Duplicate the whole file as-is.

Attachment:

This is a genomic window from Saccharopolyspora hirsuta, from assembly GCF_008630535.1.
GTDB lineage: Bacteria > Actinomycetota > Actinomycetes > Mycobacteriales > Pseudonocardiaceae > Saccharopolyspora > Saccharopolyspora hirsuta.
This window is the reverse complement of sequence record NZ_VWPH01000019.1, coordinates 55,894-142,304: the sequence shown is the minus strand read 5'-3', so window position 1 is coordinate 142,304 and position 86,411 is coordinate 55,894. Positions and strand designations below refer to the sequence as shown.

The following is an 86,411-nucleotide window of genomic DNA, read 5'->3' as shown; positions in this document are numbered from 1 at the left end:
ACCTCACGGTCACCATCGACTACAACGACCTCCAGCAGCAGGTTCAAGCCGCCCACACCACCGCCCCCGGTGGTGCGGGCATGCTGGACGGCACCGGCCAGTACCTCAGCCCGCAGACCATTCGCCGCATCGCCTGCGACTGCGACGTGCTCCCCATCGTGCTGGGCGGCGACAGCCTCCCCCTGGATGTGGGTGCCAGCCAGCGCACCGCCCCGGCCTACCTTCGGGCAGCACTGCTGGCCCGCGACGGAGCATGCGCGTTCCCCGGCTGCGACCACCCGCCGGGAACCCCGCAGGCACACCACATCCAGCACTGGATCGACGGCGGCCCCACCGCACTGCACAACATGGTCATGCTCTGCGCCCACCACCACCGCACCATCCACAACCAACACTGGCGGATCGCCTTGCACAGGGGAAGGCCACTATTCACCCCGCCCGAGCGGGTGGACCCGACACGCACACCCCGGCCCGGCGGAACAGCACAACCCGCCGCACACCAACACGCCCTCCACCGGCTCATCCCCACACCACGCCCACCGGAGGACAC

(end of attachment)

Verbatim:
This is a genomic window from Saccharopolyspora hirsuta, from assembly GCF_008630535.1.
GTDB lineage: Bacteria > Actinomycetota > Actinomycetes > Mycobacteriales > Pseudonocardiaceae > Saccharopolyspora > Saccharopolyspora hirsuta.
This window is the reverse complement of sequence record NZ_VWPH01000019.1, coordinates 55,894-142,304: the sequence shown is the minus strand read 5'-3', so window position 1 is coordinate 142,304 and position 86,411 is coordinate 55,894. Positions and strand designations below refer to the sequence as shown.

The following is an 86,411-nucleotide window of genomic DNA, read 5'->3' as shown; positions in this document are numbered from 1 at the left end:
ACCTCACGGTCACCATCGACTACAACGACCTCCAGCAGCAGGTTCAAGCCGCCCACACCACCGCCCCCGGTGGTGCGGGCATGCTGGACGGCACCGGCCAGTACCTCAGCCCGCAGACCATTCGCCGCATCGCCTGCGACTGCGACGTGCTCCCCATCGTGCTGGGCGGCGACAGCCTCCCCCTGGATGTGGGTGCCAGCCAGCGCACCGCCCCGGCCTACCTTCGGGCAGCACTGCTGGCCCGCGACGGAGCATGCGCGTTCCCCGGCTGCGACCACCCGCCGGGAACCCCGCAGGCACACCACATCCAGCACTGGATCGACGGCGGCCCCACCGCACTGCACAACATGGTCATGCTCTGCGCCCACCACCACCGCACCATCCACAACCAACACTGGCGGATCGCCTTGCACAGGGGAAGGCCACTATTCACCCCGCCCGAGCGGGTGGACCCGACACGCACACCCCGGCCCGGCGGAACAGCACAACCCGCCGCACACCAACACGCCCTCCACCGGCTCATCCCCACACCACGCCCACCGGAGGACAC